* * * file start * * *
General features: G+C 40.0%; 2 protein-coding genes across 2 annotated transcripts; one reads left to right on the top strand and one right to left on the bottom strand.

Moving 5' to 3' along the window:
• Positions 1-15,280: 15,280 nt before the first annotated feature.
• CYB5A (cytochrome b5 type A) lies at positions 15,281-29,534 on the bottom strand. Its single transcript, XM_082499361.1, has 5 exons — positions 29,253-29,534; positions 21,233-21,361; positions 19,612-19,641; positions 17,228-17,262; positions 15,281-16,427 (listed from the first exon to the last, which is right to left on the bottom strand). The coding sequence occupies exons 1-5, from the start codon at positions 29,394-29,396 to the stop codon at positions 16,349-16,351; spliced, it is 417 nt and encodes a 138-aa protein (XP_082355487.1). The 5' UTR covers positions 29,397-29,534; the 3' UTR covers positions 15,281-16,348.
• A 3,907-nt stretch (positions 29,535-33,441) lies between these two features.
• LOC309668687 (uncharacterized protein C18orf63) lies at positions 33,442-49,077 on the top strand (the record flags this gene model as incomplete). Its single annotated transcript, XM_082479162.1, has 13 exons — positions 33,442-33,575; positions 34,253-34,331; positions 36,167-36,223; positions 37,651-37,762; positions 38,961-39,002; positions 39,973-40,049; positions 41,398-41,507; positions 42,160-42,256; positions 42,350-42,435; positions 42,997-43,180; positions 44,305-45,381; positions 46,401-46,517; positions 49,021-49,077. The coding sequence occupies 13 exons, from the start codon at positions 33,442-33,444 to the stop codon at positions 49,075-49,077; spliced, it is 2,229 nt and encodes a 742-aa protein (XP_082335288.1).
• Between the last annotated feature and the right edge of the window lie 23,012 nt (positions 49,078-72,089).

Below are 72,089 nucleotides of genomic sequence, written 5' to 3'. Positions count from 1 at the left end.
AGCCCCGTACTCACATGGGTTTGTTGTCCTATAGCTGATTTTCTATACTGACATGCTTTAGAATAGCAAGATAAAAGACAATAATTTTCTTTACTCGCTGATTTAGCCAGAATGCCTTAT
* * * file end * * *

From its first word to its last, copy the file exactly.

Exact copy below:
General features: G+C 40.0%; 2 protein-coding genes across 2 annotated transcripts; one reads left to right on the top strand and one right to left on the bottom strand.

Moving 5' to 3' along the window:
• Positions 1-15,280: 15,280 nt before the first annotated feature.
• CYB5A (cytochrome b5 type A) lies at positions 15,281-29,534 on the bottom strand. Its single transcript, XM_082499361.1, has 5 exons — positions 29,253-29,534; positions 21,233-21,361; positions 19,612-19,641; positions 17,228-17,262; positions 15,281-16,427 (listed from the first exon to the last, which is right to left on the bottom strand). The coding sequence occupies exons 1-5, from the start codon at positions 29,394-29,396 to the stop codon at positions 16,349-16,351; spliced, it is 417 nt and encodes a 138-aa protein (XP_082355487.1). The 5' UTR covers positions 29,397-29,534; the 3' UTR covers positions 15,281-16,348.
• A 3,907-nt stretch (positions 29,535-33,441) lies between these two features.
• LOC309668687 (uncharacterized protein C18orf63) lies at positions 33,442-49,077 on the top strand (the record flags this gene model as incomplete). Its single annotated transcript, XM_082479162.1, has 13 exons — positions 33,442-33,575; positions 34,253-34,331; positions 36,167-36,223; positions 37,651-37,762; positions 38,961-39,002; positions 39,973-40,049; positions 41,398-41,507; positions 42,160-42,256; positions 42,350-42,435; positions 42,997-43,180; positions 44,305-45,381; positions 46,401-46,517; positions 49,021-49,077. The coding sequence occupies 13 exons, from the start codon at positions 33,442-33,444 to the stop codon at positions 49,075-49,077; spliced, it is 2,229 nt and encodes a 742-aa protein (XP_082335288.1).
• Between the last annotated feature and the right edge of the window lie 23,012 nt (positions 49,078-72,089).

Below are 72,089 nucleotides of genomic sequence, written 5' to 3'. Positions count from 1 at the left end.
AGCCCCGTACTCACATGGGTTTGTTGTCCTATAGCTGATTTTCTATACTGACATGCTTTAGAATAGCAAGATAAAAGACAATAATTTTCTTTACTCGCTGATTTAGCCAGAATGCCTTAT